When Two Worlds Collide:Yom Hazikaron and the Boston Marathon

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It’s always something to talk about when the Jewish world and the secular world intersect.

Today is Yom Hazikaron. On this day, we not only recognize and honor those soldiers who have fallen to defend the state of Israel, we also recognize and honor those who have perished from terrorist attacks in Israel.

Today is the Boston Marathon.  On a day when the entire city comes outside to celebrate with the runners, 2 explosions have occurred at the finish line.

I have received text after text from loved ones in other cities asking about my status. Answering their texts sends chills down my spine. I never thought I would feel so appreciative to have been assigned two exams tomorrow.  My all day study prison has become a haven.  What I thought to be a curse of work has become a blessing.

The tragedy today is a reminder that these check ups should not only come when events such as these occur, but that it is important to remind those that you love that you care about them whenever you have the chance. Luckily, I can reply to these text messages. Many who met tragedy today can not.

While the hundreds of news alerts on my facebook wall of the events at the Boston Marathon may be informative, they are not what  your loved ones need right now.

If you have friends or loved ones in Boston, don’t hesitate to call them.

And while all of the facebook statuses and pictures about Yom Hazikaron may show support, there are more ways to recognize these people.

Pay attention to those you love. Appreciate that you can read this post right now.  Tell your family you are ok. And relax, you have survived another day.

Our prayers go out to those victims and families of those affected by the explosions at the finish line of the Boston Marathon today.  

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Never Forget יזכור

“When a person doesn’t have gratitude, something is missing in his or her humanity. A person can almost be defined by his or her attitude toward gratitude.”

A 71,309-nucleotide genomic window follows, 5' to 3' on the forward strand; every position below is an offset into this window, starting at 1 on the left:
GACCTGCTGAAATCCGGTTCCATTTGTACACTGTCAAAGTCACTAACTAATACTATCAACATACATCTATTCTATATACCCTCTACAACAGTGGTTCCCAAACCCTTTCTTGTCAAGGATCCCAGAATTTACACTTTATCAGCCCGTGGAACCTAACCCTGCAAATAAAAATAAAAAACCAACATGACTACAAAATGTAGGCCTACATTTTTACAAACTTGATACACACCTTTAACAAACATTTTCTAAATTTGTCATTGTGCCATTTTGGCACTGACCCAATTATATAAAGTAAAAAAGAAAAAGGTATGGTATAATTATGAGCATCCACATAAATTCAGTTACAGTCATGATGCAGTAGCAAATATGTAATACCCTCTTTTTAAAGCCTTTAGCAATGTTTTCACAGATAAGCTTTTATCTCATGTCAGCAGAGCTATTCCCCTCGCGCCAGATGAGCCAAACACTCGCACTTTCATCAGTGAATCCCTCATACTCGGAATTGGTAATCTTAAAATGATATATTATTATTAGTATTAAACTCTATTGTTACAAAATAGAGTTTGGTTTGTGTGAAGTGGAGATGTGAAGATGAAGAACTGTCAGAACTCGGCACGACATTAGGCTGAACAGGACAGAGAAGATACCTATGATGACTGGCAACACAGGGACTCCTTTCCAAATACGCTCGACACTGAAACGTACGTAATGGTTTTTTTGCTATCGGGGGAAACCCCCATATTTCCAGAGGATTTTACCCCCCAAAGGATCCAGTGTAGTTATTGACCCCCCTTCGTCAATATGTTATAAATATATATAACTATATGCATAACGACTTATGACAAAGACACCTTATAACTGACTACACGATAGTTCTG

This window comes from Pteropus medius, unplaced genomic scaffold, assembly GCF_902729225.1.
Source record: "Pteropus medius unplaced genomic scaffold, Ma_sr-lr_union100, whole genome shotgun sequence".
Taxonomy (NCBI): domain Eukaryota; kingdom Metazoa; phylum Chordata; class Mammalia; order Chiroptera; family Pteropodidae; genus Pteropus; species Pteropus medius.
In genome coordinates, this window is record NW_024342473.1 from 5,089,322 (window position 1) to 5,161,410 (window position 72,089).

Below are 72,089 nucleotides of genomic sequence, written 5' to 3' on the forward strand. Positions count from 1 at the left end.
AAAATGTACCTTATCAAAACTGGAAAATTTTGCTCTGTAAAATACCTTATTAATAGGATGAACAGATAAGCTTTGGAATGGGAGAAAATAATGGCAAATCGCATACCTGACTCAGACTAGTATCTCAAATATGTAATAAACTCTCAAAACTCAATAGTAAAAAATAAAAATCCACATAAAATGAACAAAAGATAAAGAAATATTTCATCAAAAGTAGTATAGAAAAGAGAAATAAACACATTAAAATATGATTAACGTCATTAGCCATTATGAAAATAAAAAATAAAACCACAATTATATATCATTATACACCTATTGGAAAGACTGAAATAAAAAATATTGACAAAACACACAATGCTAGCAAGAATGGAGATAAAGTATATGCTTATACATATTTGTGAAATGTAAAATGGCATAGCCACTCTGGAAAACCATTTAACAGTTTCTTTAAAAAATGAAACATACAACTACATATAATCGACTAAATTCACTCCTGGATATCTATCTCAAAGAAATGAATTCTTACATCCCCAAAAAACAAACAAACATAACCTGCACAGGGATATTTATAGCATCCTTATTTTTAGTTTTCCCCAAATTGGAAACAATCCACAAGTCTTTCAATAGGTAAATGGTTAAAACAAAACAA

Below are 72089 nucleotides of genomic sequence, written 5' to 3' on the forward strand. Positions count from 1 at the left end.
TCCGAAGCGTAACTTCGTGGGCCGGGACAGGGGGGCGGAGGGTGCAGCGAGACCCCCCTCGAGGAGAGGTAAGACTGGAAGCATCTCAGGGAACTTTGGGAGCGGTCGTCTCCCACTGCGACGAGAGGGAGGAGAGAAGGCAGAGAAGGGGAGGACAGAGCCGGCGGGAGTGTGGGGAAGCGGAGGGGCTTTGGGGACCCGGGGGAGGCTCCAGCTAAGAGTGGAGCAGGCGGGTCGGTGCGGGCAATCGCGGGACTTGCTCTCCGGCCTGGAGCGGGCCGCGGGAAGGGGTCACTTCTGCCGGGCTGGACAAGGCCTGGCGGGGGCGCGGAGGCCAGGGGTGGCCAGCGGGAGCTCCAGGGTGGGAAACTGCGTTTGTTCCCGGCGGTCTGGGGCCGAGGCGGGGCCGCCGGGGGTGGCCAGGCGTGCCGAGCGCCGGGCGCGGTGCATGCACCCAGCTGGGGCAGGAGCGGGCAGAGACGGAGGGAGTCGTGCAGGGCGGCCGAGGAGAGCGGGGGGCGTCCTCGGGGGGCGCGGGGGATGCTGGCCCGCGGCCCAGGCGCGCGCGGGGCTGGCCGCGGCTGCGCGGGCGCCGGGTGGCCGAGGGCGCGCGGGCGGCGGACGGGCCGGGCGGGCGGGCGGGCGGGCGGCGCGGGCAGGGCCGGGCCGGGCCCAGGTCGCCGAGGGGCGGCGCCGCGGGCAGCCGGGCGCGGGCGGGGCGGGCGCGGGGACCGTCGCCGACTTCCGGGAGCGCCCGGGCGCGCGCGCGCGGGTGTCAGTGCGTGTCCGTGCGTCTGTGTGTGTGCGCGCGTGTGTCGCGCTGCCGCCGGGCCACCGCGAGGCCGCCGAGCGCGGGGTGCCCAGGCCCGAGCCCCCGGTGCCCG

―Elie Wiesel

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A siren rang out in Israel today to honor the memory of those lost in the Holocaust. All over the world, communities are paying respect and keeping the memory alive of those who perished. Today is Yom Hashoah.

Today is a day of remembrance for the Jewish people. A day to mark the Holocaust, one of the most devastating tragedies to befall the people. But today is also a day to be hopeful.

March of the Living is a journey that Jewish youth from all over the world take.  From their hometowns they arrive to Poland and see the death camps where millions of our people were massacred.  They see the gas chambers, the ovens,  the details of a truth and a story that beg to be told, to never be forgotten.

Among all of this pain, however, there is hope.  As the painful story of our past is handed down to these generations, so too is the hope for a stronger Jewish people.  The youth who see the death camps are part of a strong and hopeful nation.

After touring the death camps, March of the Living takes its participants to Israel. Hope arrives out of desperation. Life arrives out of death.  Gabriel’s parents met on a March of the Living trip.  His father was a photographer on the trip and his mother, a participant.  Their grandparents experienced the horrors of the holocaust but today are able to see a family born out of tragedy, two people that would not have met if not for their experience.  Today, they have a thriving family. Two children carrying on the hope of the Jewish nation.  Out of suffering came hope and out of this experience came a family.

The importance of this day, Yom Hashoah, is not only in remembering those who perished, but also remembering the hope of the Jewish people and the gratitude to be felt that we are a stronger people today.

Elie Wiesel wrote “If the only prayer you say throughout your life is “Thank You,” then that will be enough.” So here’s your challenge for the day.  Remember those who have perished. Remember the millions who so unjustly lost their lives during World War 2. But don’t forget to remember Gabriel. Remember this generation of Jewish people.  Regardless of what your opinion on prayer is, be thankful that today you are a part of a hopeful nation and a people who only get stronger and more unified as time and history attempts to bring us down. This, also, is something you should never forget.